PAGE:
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Global Coalition Blames China’s APT40 for Hacking Government Networks

Seven nations are backing Australia in calling out a China-linked hacking group for compromising government networks.

APT40 China Hacks

The US, UK, Canada, Germany, Japan, New Zealand, and South Korea are backing Australia in blaming Chinese state-sponsored threat actors for hacking into government networks.

Following the March 2024 sanctions against members of the Chinese advanced persistent threat (APT) actor APT31, the eight nations are now drawing attention to the tradecraft of APT40 – also known as Bronze Mohawk, Gingham Typhoon, Kryptonite Panda, and Leviathan.

“APT40 has repeatedly targeted Australian networks as well as government and private sector networks in the region, and the threat they pose to our networks is ongoing,” an advisory from government agencies in said countries reads.

Regularly conducting reconnaissance operations against networks in the authoring agencies’ countries, the hacking group identifies old, vulnerable devices to exploit.

APT40 has been observed quickly adopting exploits for new vulnerabilities, including bugs in widely used software such as Atlassian Confluence (CVE-2021-26084), Log4J (CVE-2021-44228), and Microsoft Exchange (CVE-2021-31207, CVE-2021-34523, CVE-2021-34473).

According to the authoring agencies, the Chinese state-sponsored threat actor is expected “to continue using PoCs for new high-profile vulnerabilities within hours or days of public release”.

According to the advisory, APT40 prefers to exploit vulnerable, internet-facing infrastructure for initial access rather than using phishing or other techniques requiring user interaction. The malicious group has also been exfiltrating credentials for follow-up operations and establishing persistence early in the attack chain.

The hacking group was also seen compromising legacy small-office/home-office (SOHO) devices and relying on them as launching points for subsequent attacks that blend in with legitimate network traffic.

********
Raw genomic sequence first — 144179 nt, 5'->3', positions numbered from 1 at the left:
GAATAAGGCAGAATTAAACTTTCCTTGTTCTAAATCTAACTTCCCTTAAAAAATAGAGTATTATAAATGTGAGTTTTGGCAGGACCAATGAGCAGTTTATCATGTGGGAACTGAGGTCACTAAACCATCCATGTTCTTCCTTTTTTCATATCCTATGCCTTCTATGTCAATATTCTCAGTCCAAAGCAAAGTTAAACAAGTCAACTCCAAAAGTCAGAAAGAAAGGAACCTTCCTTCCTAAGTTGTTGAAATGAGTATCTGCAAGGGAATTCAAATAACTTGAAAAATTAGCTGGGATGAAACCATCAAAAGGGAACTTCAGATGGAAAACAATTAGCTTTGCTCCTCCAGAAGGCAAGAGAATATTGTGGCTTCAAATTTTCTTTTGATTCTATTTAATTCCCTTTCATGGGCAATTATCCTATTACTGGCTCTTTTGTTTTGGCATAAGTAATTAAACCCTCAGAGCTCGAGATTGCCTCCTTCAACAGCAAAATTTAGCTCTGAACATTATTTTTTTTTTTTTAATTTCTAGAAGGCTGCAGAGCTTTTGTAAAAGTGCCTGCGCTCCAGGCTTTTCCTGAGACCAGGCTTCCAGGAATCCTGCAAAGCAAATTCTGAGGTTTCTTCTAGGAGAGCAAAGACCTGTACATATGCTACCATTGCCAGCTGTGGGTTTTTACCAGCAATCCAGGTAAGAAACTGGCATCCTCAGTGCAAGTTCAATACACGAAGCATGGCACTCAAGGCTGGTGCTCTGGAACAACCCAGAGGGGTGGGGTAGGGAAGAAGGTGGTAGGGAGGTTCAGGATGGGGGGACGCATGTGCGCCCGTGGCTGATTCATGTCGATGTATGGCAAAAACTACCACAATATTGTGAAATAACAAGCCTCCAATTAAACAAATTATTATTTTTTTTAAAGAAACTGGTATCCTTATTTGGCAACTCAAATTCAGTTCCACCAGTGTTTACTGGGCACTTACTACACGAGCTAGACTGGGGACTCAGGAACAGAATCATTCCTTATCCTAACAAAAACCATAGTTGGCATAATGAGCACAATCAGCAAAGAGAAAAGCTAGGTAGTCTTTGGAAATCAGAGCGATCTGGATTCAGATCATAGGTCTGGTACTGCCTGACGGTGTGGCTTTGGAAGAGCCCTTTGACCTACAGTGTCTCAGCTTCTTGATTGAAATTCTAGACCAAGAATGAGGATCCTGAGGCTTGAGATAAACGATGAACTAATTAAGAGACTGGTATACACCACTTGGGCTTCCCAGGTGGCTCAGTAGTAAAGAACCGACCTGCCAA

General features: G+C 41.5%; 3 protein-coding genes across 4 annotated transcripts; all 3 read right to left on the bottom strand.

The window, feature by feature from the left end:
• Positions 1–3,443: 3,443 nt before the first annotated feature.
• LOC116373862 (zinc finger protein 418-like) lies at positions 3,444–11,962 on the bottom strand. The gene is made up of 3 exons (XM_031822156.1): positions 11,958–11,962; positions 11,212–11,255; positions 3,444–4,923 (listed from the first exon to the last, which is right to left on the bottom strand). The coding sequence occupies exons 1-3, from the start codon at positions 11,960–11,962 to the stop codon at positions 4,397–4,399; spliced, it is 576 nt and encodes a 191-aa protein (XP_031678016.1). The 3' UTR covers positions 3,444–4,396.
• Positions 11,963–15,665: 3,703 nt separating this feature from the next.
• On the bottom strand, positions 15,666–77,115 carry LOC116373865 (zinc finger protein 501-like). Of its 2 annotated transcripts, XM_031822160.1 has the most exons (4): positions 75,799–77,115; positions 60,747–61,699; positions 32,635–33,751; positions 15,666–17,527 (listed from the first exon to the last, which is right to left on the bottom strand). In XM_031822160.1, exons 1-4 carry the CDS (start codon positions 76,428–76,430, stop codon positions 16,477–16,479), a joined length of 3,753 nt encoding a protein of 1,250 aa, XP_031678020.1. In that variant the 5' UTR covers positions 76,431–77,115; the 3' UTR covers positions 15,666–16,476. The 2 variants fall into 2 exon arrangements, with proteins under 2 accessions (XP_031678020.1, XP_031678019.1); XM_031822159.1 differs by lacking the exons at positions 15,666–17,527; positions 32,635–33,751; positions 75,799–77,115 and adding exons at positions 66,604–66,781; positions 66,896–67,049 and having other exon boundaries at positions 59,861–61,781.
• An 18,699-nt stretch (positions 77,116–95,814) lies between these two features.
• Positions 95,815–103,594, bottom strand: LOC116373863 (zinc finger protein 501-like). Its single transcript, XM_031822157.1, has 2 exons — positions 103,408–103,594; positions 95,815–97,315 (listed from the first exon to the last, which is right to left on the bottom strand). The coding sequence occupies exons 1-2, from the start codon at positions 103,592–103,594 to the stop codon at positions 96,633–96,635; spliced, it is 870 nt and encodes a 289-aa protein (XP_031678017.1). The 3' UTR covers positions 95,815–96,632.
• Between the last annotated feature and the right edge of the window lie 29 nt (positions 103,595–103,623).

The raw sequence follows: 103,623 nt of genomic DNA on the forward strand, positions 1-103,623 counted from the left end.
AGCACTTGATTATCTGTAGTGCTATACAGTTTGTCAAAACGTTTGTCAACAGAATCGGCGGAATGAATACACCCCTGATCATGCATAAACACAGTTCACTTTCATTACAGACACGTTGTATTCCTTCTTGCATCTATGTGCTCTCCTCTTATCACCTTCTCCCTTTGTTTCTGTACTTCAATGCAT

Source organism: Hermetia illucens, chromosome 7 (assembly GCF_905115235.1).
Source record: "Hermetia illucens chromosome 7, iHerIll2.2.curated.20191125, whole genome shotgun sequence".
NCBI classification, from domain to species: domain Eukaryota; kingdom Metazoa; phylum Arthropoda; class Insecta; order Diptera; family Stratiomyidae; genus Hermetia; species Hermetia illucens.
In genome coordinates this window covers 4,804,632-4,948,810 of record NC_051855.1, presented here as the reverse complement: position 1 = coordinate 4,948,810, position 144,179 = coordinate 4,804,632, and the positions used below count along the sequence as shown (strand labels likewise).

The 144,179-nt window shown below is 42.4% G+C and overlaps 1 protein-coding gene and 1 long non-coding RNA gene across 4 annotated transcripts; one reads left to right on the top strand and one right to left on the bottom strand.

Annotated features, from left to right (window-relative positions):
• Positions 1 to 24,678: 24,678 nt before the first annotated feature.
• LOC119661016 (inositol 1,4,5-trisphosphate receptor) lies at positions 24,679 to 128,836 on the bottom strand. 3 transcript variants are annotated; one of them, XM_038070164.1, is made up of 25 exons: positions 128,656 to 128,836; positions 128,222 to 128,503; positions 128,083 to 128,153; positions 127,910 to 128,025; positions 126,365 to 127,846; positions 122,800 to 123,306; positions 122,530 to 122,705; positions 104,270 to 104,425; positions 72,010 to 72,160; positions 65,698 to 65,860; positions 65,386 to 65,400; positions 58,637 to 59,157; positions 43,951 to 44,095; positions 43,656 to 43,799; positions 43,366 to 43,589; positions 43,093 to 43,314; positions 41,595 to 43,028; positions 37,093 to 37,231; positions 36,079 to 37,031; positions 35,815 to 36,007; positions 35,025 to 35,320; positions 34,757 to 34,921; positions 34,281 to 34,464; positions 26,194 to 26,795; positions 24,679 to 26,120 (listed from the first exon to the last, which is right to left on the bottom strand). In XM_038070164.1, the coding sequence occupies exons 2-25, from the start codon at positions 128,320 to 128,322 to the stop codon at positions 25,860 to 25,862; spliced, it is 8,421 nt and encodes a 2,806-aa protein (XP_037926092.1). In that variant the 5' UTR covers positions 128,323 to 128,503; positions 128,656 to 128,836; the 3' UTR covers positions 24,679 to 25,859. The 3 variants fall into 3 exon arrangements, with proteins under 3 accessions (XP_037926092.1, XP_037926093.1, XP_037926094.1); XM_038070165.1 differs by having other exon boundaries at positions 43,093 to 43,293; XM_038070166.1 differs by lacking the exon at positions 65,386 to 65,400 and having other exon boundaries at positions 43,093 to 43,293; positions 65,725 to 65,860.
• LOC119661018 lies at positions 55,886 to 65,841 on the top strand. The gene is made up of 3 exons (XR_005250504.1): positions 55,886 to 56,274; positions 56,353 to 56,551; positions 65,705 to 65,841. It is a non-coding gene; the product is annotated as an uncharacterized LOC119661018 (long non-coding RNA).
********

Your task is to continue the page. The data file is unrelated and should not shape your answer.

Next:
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“This technique is also regularly used by other PRC state-sponsored actors worldwide, and the authoring agencies consider this to be a shared threat,” the advisory reads.

As part of a targeted attack, the threat actor successfully maintained access to an Australian organization’s network between July and September 2022, established multiple access vectors to the network, exfiltrated large amounts of data, and moved laterally.

In another incident, the China-linked group compromised an organization’s remote access login portal that was likely vulnerable to a publicly disclosed remote code execution (RCE) flaw. The attackers exfiltrated “several hundred unique username and password pairs on the compromised appliance”.

To mitigate the risk of similar attacks, organizations are advised to implement comprehensive logging capabilities, promptly patch all internet-accessible appliances, implement network segmentation, disable unused services, ports, and protocols, implement multi-factor authentication, and to replace legacy equipment.

All organizations and software manufacturers are advised “to review the advisory to help identify, prevent, and remediate APT 40 intrusions. Software vendors are also urged to incorporate Secure by Design principles into their practices to limit the impact of threat actor techniques and to strengthen the security posture of their products for their customers,” the US cybersecurity agency CISA notes.

Related: Cisco Patches NX-OS Zero-Day Exploited by Chinese Cyberspies

Related: 22 Chinese Nationals Sentenced to Long Prison Terms in Zambia for Multinational Cybercrimes

Related: Chinese Hackers Target Energy Firms in South China Sea

Written By

Ionut Arghire is an international correspondent for SecurityWeek.


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